Substitute Carsten Ramelow snatched victory from the jaws of a mediocre stalemate in Croatia on Wednesday night as Germany won 2-1 in the team's latest preparation match for the European Championships this summer.
German player Miroslav Klose, left, steals the ball from Croatia's Boris Zivkovic.
It was business as usual for the German national soccer team on Wednesday night. Despite an unconvincing performance against opposition which would normally have been brushed aside by a team of Germany's standing, Rudi Völler's men labored to victory once more with a last minute 2-1 win over Croatia in Split.
With their reputation as a football power waning after weak displays against Lithuania, Iceland and Scotland in qualifying for the European Championships in Portugal, Germany was looking to dispatch the opposition in style with the soccer showpiece looming ahead in June.
The Croatians, however, have proved to Germany in the past that they are no pushovers, and it was they who started the better in this friendly warm-up game for Euro 2004.
Donning his countrymen's jersey, Bayern Munich defender Robert Kovac almost put the home side ahead on 15 minutes when he directed a corner kick goalwards with a strong headed attempt but was thwarted by Germany's 20-year-old debutant Philipp Lahm who cleared the effort off the line much to the dismay of the Croatian crowd.
Stuttgart's Kuranyi proves elusive
The three-time World Cup winners had to wait another quarter of an hour before they first really threatened Stipe Pletikosa in the Croatian goal. VfB Stuttgart's Kevin Kuranyi (photo) slipped through the dawdling defenders to meet a looping cross but sent his header wide of the far post.
In fact, it was Croatia's wobbly defence -- important for Euro 2004 group opponents England, France and Switzerland -- which led to their downfall. After pegging the Germans back for most of the first half, another Kuranyi surge exposed Croatia's poor marking and with the Croatian rearguard standing motionless, Miroslav Klose somehow forced his cross home with his knee on 34 minutes.
Makeshift midfield charged with stabilization
Germany's coach Rudi Völler.
Germany missed World Cup hero Michael Ballack, who was ruled out late with bronchitis, and the absense of the Bayern Munich playmaker was sorely felt as the second half opened with the Germans in uninspiring form. Coach Völler had made several forced changes in his team selection before the game, reshuffling his midfield around the returning Liverpool midfielder Dietmar Hamann and the unsettled Dortmunder Torsten Frings.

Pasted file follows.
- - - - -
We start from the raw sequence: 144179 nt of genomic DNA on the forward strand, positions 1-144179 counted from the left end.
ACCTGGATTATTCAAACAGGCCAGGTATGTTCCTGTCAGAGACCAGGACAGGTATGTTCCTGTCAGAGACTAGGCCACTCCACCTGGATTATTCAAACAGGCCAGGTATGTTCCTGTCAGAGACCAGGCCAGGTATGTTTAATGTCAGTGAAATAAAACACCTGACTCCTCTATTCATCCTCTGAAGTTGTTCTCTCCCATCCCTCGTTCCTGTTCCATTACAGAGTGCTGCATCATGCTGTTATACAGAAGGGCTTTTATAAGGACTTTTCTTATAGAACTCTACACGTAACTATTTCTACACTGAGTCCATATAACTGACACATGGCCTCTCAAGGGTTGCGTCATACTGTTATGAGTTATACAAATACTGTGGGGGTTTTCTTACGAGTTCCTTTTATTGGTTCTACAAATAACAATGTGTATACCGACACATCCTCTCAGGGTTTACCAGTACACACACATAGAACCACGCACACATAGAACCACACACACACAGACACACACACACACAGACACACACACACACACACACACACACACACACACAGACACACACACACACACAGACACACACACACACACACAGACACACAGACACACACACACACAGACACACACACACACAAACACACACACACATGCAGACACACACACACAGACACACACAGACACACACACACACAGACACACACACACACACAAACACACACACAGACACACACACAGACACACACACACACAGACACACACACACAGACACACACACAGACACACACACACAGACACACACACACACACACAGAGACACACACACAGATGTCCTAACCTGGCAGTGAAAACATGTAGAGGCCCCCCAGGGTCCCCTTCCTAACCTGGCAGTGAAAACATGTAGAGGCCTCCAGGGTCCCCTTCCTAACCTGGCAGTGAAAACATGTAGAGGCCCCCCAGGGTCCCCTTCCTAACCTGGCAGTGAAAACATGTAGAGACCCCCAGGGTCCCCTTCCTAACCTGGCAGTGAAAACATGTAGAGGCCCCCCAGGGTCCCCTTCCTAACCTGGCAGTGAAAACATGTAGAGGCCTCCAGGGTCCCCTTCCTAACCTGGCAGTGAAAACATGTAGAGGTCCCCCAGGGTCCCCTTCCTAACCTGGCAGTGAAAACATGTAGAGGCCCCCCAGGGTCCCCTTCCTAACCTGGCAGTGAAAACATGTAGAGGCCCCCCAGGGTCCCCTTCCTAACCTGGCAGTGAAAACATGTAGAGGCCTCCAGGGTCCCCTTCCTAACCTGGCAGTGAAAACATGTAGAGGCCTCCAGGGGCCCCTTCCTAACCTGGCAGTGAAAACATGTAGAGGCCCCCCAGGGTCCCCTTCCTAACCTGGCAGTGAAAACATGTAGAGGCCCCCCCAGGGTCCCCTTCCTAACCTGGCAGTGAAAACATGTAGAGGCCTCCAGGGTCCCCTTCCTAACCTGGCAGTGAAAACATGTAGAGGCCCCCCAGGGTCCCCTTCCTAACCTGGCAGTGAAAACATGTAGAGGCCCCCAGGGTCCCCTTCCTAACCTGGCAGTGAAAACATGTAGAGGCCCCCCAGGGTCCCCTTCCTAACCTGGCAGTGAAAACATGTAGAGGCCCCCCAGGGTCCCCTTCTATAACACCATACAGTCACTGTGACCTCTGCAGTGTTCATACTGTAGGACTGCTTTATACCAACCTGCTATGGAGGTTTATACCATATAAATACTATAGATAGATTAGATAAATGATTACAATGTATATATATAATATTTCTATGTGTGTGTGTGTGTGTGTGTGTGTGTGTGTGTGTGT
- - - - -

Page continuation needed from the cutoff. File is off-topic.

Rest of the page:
Again it was Croatia and Kovac who provided the first real chance of the second period. With the uncertain looking Oliver Kahn once more hesitant in goal, Kovac whipped in a free kick which skipped off the turf, causing Germany's number one to spill the shot. Luckily for the German captain there were no waiting Croatian attackers to tap the loose ball into the empty net.
Kuranyi, proving to be Germany's most lively player, then missed his second glorious chance of the game when he poked an effort through Pletikosa' legs only to see the ball roll agonisingly wide of the far post.
Chances go begging for Croatia
Kahn was floored again.
As the game ebbed and flowed, Croatia once again found their rhythm and with 70 minutes on the clock, substitute Nino Bule should have equalized when it was Germany's defenders' turn to be caught asleep. With only Kahn to beat, Bule considered his options for too long before tamely passing the ball into the waiting goalkeeper's arms.
The Croatians should have been level minutes later when they somehow managed to miss guilt-edged chances from two huge goalmouth scrambles in the closing stages of the match. But with four minutes remaining, Mato Neretljak succeeded where Oliver Kahn had failed by getting on the end of a looping corner and heading past the flapping keeper.
Last minute hero
With another lackluster draw in the making, substitute Carsten Ramelow entered the picture. The Bayer Leverkusen player saved the blushes of his team mates, and his captain especially, by volleying home the winner in the 90th minute to secure a flattering victory.
Germany's next warm-up for the European championships comes on March 31 when it takes on Belgium in Cologne.